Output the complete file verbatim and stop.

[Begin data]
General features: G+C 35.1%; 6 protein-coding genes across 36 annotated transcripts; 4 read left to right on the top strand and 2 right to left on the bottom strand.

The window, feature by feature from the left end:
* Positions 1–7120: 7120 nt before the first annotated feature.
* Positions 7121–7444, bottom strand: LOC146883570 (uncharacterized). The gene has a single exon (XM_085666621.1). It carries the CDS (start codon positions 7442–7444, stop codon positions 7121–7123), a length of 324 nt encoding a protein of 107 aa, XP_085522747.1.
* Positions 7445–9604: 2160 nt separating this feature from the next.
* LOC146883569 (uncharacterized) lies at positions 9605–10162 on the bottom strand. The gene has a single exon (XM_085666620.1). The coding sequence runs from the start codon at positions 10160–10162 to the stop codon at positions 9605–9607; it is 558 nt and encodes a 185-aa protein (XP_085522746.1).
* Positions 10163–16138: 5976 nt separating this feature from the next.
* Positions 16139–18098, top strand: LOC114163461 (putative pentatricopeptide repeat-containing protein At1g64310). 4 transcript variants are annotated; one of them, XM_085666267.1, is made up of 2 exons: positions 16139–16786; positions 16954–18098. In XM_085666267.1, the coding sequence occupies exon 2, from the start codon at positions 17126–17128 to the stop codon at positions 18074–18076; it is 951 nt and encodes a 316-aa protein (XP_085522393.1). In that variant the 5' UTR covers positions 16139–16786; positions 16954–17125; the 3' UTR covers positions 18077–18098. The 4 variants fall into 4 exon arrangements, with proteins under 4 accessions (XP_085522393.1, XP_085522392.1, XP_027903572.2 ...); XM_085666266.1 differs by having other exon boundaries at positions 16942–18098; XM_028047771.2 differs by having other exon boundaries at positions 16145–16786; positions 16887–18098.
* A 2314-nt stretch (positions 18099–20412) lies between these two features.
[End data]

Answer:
General features: G+C 35.1%; 6 protein-coding genes across 36 annotated transcripts; 4 read left to right on the top strand and 2 right to left on the bottom strand.

The window, feature by feature from the left end:
* Positions 1–7120: 7120 nt before the first annotated feature.
* Positions 7121–7444, bottom strand: LOC146883570 (uncharacterized). The gene has a single exon (XM_085666621.1). It carries the CDS (start codon positions 7442–7444, stop codon positions 7121–7123), a length of 324 nt encoding a protein of 107 aa, XP_085522747.1.
* Positions 7445–9604: 2160 nt separating this feature from the next.
* LOC146883569 (uncharacterized) lies at positions 9605–10162 on the bottom strand. The gene has a single exon (XM_085666620.1). The coding sequence runs from the start codon at positions 10160–10162 to the stop codon at positions 9605–9607; it is 558 nt and encodes a 185-aa protein (XP_085522746.1).
* Positions 10163–16138: 5976 nt separating this feature from the next.
* Positions 16139–18098, top strand: LOC114163461 (putative pentatricopeptide repeat-containing protein At1g64310). 4 transcript variants are annotated; one of them, XM_085666267.1, is made up of 2 exons: positions 16139–16786; positions 16954–18098. In XM_085666267.1, the coding sequence occupies exon 2, from the start codon at positions 17126–17128 to the stop codon at positions 18074–18076; it is 951 nt and encodes a 316-aa protein (XP_085522393.1). In that variant the 5' UTR covers positions 16139–16786; positions 16954–17125; the 3' UTR covers positions 18077–18098. The 4 variants fall into 4 exon arrangements, with proteins under 4 accessions (XP_085522393.1, XP_085522392.1, XP_027903572.2 ...); XM_085666266.1 differs by having other exon boundaries at positions 16942–18098; XM_028047771.2 differs by having other exon boundaries at positions 16145–16786; positions 16887–18098.
* A 2314-nt stretch (positions 18099–20412) lies between these two features.